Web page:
The History of Bees: A Novel
By Maja Lunde
This dazzling and ambitious literary debut follows three generations of beekeepers from the past, present, and future, weaving a spellbinding story of their relationship to the bees – and to their children and one another – against the backdrop of an urgent, global crisis. England, 1852: William is a biologist and seed merchant, who sets out to build a new type of beehive – one that will give both him and his children honour and fame. United States, 2007: George is a beekeeper fighting an uphill battle against modern farming, but hopes that his son can be their salvation. China, 2098: Tao hand paints pollen onto the fruit trees now that the bees have long since disappeared. When Tao’s young son is taken away by the authorities after a tragic accident, she sets out on a grueling journey to find out what happened to him. Haunting, illuminating, and deftly written, The History of Bees joins these three very different narratives into one gripping and thought-provoking story that is just as much about the powerful bond between children and parents as it is about our very relationship to nature and humanity. (Hardcover, RM83.90)

Yesterday
By Felicia Yap
This brilliant high-concept debut thriller by Malaysian born author Felicia Yap is set in a world with two types of people: those who can only remember yesterday, and those who can also recall the day before. You have just one lifeline to the past: your diary. Each night, you write down the things that matter. Each morning, your diary tells you where you were, who you loved and what you did. Today, the police are at your door. They say that the body of your husband’s mistress has been found in the River Cam. They think your husband killed her two days ago. Can you trust the police, your husband or yourself? (Paperback, RM79.90)

 

The Travelling Cat Chronicles
By Hiro Arikawa, translated by‎ Philip Gabriel
It’s not the journey that counts, but who’s at your side. Nana is on a road trip, but he is not sure where he is going. All that matters is that he can sit beside his beloved owner Satoru in the front seat of his silver van. Satoru is keen to visit three old friends from his youth, though Nana doesn’t know why and Satoru won’t say. Set against the backdrop of Japan’s changing seasons and narrated with a rare gentleness and striking humour, Nana’s story explores the wonder and thrill of life’s unexpected detours. It is about the value of friendship and solitude, and knowing when to give and when to take. It shows, above all, how acts of love, both great and small, can transform our lives. (Paperback, RM52.50)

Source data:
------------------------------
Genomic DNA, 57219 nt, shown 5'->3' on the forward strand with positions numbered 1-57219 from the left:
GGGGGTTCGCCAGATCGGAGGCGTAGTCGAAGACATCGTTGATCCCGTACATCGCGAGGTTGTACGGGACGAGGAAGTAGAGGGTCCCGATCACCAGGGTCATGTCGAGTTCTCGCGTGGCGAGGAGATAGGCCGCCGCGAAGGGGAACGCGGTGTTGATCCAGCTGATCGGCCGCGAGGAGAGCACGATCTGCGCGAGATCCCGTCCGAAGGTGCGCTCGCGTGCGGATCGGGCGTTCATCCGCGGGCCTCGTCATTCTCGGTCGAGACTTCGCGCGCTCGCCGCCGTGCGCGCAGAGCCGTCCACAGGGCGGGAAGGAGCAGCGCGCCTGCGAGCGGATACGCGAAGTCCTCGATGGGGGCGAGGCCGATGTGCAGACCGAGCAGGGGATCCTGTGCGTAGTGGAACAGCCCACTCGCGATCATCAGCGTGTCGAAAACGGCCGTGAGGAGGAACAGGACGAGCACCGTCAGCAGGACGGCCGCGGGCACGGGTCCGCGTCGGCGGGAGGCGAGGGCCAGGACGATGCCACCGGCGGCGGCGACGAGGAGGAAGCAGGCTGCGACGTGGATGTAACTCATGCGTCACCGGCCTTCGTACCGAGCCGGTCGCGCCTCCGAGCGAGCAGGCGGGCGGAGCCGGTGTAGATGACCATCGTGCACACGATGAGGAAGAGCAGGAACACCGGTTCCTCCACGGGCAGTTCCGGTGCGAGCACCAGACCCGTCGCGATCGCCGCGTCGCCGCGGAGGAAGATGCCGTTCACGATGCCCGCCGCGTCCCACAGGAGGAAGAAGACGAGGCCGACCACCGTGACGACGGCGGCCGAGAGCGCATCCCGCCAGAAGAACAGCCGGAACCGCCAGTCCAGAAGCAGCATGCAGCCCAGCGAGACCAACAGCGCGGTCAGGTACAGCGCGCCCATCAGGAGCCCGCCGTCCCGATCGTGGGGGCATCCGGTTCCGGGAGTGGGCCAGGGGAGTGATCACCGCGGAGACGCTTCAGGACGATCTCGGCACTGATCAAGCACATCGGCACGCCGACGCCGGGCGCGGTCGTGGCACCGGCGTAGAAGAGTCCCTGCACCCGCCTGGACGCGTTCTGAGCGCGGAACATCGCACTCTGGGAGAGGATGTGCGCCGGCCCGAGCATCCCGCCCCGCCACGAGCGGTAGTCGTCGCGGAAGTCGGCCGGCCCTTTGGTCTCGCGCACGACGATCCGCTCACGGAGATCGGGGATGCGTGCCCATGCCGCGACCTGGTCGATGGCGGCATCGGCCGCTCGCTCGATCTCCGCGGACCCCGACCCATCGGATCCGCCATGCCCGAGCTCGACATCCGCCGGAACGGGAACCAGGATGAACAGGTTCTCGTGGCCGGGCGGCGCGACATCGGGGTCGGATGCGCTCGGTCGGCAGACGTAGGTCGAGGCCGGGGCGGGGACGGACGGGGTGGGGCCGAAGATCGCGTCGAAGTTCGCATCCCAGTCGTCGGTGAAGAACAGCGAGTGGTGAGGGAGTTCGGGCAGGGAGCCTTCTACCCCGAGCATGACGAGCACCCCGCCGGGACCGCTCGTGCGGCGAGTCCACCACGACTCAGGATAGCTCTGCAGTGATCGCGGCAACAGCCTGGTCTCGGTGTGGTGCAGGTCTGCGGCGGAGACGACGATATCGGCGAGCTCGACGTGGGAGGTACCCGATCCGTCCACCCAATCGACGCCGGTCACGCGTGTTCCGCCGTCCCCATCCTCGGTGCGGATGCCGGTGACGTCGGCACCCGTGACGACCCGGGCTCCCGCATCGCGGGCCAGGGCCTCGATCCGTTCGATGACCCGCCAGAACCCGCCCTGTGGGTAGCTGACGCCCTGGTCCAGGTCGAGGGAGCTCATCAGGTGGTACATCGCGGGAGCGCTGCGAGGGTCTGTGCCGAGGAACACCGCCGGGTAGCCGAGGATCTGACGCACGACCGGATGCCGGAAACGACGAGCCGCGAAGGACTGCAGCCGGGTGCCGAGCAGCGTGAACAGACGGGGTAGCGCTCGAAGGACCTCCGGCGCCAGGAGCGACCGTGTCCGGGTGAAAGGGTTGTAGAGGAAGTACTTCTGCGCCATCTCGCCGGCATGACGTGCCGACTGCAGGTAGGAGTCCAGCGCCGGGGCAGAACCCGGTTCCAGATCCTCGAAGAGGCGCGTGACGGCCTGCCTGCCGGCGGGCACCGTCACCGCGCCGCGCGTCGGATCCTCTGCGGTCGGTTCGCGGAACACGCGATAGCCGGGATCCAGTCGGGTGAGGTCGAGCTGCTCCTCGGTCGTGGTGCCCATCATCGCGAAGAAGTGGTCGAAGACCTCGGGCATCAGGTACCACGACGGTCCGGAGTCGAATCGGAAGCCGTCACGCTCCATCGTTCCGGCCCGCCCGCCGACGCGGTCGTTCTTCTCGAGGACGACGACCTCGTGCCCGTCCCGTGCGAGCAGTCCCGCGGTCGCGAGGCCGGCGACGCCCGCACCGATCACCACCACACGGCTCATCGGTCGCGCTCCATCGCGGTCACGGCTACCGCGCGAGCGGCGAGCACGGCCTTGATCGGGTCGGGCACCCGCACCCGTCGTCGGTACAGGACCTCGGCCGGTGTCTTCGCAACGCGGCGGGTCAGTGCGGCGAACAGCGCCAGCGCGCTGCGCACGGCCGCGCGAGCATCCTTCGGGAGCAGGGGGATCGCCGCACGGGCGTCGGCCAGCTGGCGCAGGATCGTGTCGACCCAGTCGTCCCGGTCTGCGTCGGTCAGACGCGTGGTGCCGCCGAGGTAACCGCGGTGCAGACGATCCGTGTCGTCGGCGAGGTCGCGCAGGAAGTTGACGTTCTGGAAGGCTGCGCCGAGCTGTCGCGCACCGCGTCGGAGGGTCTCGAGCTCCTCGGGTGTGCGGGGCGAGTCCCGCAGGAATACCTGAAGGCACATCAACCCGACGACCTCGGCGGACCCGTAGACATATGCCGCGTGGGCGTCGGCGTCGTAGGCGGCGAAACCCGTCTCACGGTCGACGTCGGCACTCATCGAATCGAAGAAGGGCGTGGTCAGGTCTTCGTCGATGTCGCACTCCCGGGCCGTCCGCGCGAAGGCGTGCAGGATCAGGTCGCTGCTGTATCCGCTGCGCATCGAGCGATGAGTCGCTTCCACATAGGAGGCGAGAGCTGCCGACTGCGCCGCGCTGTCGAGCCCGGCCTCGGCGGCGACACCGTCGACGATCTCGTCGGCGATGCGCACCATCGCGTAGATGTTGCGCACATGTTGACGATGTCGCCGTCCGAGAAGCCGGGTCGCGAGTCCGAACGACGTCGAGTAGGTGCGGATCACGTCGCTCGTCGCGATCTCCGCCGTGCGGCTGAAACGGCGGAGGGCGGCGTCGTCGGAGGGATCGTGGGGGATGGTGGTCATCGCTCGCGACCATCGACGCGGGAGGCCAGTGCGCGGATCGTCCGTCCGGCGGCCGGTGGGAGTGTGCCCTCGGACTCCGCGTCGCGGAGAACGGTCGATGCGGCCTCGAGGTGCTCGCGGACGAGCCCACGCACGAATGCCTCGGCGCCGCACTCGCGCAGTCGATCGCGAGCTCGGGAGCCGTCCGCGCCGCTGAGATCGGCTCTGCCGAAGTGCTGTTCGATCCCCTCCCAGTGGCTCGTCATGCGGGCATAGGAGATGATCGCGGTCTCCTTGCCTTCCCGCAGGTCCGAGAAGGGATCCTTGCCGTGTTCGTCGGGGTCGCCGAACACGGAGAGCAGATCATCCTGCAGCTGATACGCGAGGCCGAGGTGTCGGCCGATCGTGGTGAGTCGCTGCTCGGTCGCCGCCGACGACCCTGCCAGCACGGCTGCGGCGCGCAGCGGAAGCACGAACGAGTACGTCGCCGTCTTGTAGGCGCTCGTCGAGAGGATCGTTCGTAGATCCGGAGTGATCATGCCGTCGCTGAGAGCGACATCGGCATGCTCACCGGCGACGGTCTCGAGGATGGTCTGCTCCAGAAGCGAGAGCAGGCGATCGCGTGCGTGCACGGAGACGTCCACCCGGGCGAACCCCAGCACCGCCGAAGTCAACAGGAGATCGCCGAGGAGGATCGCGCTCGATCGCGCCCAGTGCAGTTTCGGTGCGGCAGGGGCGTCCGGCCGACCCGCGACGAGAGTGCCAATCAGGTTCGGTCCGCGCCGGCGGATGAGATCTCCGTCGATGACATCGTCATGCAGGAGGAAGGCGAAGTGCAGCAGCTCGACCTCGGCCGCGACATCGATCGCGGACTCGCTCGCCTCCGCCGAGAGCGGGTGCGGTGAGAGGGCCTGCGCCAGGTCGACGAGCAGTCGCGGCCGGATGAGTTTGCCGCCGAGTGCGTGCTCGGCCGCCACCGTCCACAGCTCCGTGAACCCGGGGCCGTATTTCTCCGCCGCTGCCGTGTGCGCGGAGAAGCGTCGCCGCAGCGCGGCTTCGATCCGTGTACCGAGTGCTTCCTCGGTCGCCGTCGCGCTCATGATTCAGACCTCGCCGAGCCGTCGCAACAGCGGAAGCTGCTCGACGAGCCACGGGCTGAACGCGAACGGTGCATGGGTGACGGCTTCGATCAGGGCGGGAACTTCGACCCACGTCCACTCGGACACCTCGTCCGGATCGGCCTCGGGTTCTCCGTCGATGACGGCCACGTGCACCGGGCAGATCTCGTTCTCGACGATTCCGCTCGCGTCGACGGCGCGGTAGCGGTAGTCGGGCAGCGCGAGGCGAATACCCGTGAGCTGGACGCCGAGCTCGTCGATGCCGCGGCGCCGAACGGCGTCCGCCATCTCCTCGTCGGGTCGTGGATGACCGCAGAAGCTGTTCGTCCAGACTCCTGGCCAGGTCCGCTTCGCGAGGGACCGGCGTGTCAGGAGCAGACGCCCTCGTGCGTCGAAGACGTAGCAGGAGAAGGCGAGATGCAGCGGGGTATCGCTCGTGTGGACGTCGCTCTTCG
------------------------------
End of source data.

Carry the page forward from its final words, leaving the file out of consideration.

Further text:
Lily and the Octopus
By Steven Rowley
This is a novel about finding that special someone to share your life with. Ted Flask, a gay, single, struggling writer is stuck: unable to open himself up to intimacy except through the steadfast companionship of Lily, his elderly dachshund. When Lily’s health is compromised, Ted vows to save her by any means necessary. By turns hilarious and poignant, an adventure with spins into magic realism and beautifully evoked truths of loss and longing, Lily and the Octopus reminds us how it feels to love fiercely, how difficult it can be to let go, and how the fight for those we love is the greatest fight of all. (Paperback, RM79.90)

The Golden House
By Salman Rushdie
When powerful real-estate tycoon Nero Golden immigrates to the States under mysterious circumstances, he and his three adult children assume new identities, taking “Roman” names, and move into a grand mansion in downtown Manhattan. Arriving shortly after the inauguration of Barack Obama, he and his sons, each extraordinary in his own right, quickly establish themselves at the apex of New York society. The story of the Golden family is told from the point of view of their Manhattanite neighbour and confidant, René, an aspiring filmmaker who finds in the Goldens the perfect subject. René chronicles the undoing of the house of Golden: the high life of money, of art and fashion, a sibling quarrel, an unexpected metamorphosis, the arrival of a beautiful woman, betrayal and murder, and far away, in their abandoned homeland, some decent intelligence work. Invoking literature, pop culture, and the cinema, Rushdie spins the story of the American zeitgeist over the last eight years, hitting every beat: the rise of the birther movement, the Tea Party, Gamergate and identity politics; the backlash against political correctness; the ascendency of the superhero movie, and, of course, the insurgence of a ruthlessly ambitious, narcissistic, media-savvy villain wearing make-up and with coloured hair. In a new world order of alternative truths, Salman Rushdie has written the ultimate novel about identity, truth, terror and lies. A brilliant, heartbreaking realist novel that is not only uncannily prescient but shows one of the world’s greatest storytellers working at the height of his powers. (Hardcover, RM99.90)